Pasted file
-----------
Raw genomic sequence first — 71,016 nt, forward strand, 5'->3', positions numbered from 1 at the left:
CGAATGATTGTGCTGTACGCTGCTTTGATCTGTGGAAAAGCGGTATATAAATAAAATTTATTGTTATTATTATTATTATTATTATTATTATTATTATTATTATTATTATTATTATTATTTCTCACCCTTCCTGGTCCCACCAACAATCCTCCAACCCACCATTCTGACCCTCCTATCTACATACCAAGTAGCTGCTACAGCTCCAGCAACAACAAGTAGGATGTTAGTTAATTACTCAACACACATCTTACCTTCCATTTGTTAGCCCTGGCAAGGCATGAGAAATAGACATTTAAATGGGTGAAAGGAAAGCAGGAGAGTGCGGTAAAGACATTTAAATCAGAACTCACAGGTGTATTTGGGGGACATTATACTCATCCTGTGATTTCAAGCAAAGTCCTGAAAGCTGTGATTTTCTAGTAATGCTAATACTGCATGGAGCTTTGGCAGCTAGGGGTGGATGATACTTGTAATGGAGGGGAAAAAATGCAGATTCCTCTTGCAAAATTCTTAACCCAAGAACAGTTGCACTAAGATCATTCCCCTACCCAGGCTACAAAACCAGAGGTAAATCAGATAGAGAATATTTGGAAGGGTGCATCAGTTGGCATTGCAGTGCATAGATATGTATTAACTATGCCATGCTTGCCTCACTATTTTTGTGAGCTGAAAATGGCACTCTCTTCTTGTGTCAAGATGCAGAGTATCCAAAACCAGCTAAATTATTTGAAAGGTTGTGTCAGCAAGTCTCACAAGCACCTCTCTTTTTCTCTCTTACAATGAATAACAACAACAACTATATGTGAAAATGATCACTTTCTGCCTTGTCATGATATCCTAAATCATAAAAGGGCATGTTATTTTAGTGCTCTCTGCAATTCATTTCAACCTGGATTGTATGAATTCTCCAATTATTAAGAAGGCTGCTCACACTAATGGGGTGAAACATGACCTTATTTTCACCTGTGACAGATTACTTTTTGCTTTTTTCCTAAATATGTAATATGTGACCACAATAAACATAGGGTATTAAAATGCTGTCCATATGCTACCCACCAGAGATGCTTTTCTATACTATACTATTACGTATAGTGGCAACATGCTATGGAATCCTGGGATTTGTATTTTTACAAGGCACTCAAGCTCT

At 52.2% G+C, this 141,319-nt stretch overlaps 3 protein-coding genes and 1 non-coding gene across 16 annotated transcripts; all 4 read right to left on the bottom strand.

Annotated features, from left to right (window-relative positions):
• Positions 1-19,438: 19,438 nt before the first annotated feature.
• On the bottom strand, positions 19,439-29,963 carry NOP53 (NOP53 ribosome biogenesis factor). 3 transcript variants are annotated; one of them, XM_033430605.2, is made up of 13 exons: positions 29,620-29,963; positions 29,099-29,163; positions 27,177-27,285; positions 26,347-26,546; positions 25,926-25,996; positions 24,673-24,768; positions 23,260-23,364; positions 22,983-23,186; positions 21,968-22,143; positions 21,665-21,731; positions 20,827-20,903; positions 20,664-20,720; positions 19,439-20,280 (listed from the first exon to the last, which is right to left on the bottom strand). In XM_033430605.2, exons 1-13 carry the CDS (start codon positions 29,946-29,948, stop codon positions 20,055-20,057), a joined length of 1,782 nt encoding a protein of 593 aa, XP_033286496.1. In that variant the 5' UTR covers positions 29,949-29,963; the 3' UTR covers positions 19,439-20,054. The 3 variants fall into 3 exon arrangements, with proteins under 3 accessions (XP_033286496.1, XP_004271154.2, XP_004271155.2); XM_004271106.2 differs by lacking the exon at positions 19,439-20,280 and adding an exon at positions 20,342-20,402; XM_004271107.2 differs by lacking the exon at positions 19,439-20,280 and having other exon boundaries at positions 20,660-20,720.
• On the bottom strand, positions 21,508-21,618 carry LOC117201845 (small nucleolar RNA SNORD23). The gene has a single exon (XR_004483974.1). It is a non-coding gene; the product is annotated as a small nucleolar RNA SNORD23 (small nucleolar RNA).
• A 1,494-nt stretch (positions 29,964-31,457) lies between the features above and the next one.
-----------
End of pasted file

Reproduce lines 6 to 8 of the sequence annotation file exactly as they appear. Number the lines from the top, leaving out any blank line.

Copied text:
• On the bottom strand, positions 19,439-29,963 carry NOP53 (NOP53 ribosome biogenesis factor). 3 transcript variants are annotated; one of them, XM_033430605.2, is made up of 13 exons: positions 29,620-29,963; positions 29,099-29,163; positions 27,177-27,285; positions 26,347-26,546; positions 25,926-25,996; positions 24,673-24,768; positions 23,260-23,364; positions 22,983-23,186; positions 21,968-22,143; positions 21,665-21,731; positions 20,827-20,903; positions 20,664-20,720; positions 19,439-20,280 (listed from the first exon to the last, which is right to left on the bottom strand). In XM_033430605.2, exons 1-13 carry the CDS (start codon positions 29,946-29,948, stop codon positions 20,055-20,057), a joined length of 1,782 nt encoding a protein of 593 aa, XP_033286496.1. In that variant the 5' UTR covers positions 29,949-29,963; the 3' UTR covers positions 19,439-20,054. The 3 variants fall into 3 exon arrangements, with proteins under 3 accessions (XP_033286496.1, XP_004271154.2, XP_004271155.2); XM_004271106.2 differs by lacking the exon at positions 19,439-20,280 and adding an exon at positions 20,342-20,402; XM_004271107.2 differs by lacking the exon at positions 19,439-20,280 and having other exon boundaries at positions 20,660-20,720.
• On the bottom strand, positions 21,508-21,618 carry LOC117201845 (small nucleolar RNA SNORD23). The gene has a single exon (XR_004483974.1). It is a non-coding gene; the product is annotated as a small nucleolar RNA SNORD23 (small nucleolar RNA).
• A 1,494-nt stretch (positions 29,964-31,457) lies between the features above and the next one.